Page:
10. Tom Nawrocki Posted: July 06, 2022 at 06:08 PM (#6085812)
Roger Craig was the guru of the splitter. He taught it to Mike Scott and then had several of his pitchers throw it when he managed the Giants in the late 1980s.
   11. SandyRiver Posted: July 07, 2022 at 01:16 PM (#6085898)
Back when some still dismissed the slider as a "nickel curve", in The Long Season Jim Brosnan said that it was "not as fast as a good fastball nor breaking as much as a good curveball, but easier to throw and control than either."
   12. Walt Davis Posted: July 07, 2022 at 07:55 PM (#6085923)
Back to my nerd point in #9 ... ya gotta be careful when reading this sort of stuff in the media. The game can be played in either direction. A 10% increase in slider usage sounds a lot more impressive than 19% to 21%. X "increases the risk of a certain type of cancer by 50 percent" is really dramatic ... but it's probably going from a 1 in 10,000 chance to a 1.5 in 10,000 chance. On the other hand, a 2 percentage point change in the unemployment rate would be huge ... as might be a change in cancer rates from 1 in 10,000 to 1.5 in 10,000.

Baseball is generally a game of tiny differences having big impacts -- 20 points of BA is just a hit every two weeks as we all know ... which somehow might be a full win over a season. A 2 %point increase in sliders is only about 3 pitches per team-game. It doesn't seem possible that could have any real impact but if that leads to just one fewer hit a weak, that's about 20 fewer runs allowed per year.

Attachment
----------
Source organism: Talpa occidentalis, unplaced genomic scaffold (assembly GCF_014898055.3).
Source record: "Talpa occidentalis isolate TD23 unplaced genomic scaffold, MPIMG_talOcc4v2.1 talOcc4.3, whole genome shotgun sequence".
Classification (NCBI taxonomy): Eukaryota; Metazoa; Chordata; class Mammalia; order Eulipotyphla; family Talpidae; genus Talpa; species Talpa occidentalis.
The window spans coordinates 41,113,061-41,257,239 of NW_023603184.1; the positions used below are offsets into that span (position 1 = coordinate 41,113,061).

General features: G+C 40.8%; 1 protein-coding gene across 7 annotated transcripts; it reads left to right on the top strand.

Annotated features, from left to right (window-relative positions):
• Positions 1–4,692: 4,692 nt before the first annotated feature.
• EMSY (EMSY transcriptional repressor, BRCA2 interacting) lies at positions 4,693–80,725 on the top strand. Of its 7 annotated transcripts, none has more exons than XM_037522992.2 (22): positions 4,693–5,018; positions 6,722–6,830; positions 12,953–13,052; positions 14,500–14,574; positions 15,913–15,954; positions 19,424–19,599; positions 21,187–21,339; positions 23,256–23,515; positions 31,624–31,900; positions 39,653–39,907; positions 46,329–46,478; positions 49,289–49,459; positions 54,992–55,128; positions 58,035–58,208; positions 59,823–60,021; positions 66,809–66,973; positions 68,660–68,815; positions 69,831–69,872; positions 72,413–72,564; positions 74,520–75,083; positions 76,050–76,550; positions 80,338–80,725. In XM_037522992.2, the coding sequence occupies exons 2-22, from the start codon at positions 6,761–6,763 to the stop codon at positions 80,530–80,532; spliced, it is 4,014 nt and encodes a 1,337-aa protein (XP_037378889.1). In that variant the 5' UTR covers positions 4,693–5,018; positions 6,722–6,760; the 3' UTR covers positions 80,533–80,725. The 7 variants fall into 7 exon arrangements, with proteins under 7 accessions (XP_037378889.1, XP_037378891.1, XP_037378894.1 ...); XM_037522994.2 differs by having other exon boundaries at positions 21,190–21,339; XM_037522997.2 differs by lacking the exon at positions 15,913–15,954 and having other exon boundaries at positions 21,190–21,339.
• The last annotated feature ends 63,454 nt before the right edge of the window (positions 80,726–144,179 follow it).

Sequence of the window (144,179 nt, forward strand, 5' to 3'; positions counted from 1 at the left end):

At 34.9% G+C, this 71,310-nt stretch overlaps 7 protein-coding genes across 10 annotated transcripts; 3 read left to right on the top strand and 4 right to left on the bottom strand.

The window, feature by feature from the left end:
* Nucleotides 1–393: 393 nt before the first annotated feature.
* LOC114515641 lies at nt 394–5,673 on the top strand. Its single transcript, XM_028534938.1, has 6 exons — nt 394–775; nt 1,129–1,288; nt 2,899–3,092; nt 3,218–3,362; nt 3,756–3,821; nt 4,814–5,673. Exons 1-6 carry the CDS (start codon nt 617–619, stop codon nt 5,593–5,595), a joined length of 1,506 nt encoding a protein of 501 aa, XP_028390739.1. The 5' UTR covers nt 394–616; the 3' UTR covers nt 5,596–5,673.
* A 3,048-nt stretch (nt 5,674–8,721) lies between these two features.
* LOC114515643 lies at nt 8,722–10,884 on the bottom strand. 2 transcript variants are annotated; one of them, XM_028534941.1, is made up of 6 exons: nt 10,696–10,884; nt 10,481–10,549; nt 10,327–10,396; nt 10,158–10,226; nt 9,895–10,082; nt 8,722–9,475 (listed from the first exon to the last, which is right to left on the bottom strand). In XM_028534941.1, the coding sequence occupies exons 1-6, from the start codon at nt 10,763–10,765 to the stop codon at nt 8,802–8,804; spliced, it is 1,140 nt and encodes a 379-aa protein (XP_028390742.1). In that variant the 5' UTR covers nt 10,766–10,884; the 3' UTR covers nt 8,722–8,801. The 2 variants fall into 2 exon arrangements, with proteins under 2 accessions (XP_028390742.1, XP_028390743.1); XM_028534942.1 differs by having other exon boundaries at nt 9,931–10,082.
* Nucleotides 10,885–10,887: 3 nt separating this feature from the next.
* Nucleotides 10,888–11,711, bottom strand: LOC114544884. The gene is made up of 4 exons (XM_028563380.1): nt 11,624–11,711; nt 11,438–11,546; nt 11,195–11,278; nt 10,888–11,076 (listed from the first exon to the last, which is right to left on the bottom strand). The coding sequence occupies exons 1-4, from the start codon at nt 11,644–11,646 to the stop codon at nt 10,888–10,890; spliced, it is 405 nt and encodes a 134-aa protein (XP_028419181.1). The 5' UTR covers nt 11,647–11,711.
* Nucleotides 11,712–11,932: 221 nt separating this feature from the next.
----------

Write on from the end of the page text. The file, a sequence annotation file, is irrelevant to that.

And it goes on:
13. The Yankee Clapper Posted: July 07, 2022 at 08:41 PM (#6085933)
Back when some still dismissed the slider as a "nickel curve", in The Long Season Jim Brosnan said that it was "not as fast as a good fastball nor breaking as much as a good curveball, but easier to throw and control than either."
BITD, some suggested sliders increased pitcher injuries, making it a somewhat disfavored option.
   14. Doug Jones threw harder than me Posted: July 07, 2022 at 09:26 PM (#6085939)
BITD, some suggested sliders increased pitcher injuries, making it a somewhat disfavored option.


I think BITD it was also considered something you could only use effectively against same-sided batters (e.g. righties to righties or lefties to lefties) since it broke away. Of course, Steve Carlton threw (hard) sliders in to right-handed hitters all the time, and Larry Anderson got to the point that it was all he threw.
   15. DanG Posted: July 08, 2022 at 10:41 AM (#6085978)
When was the rise of the splitter? 90's?
From Jack Morris' SABR bio: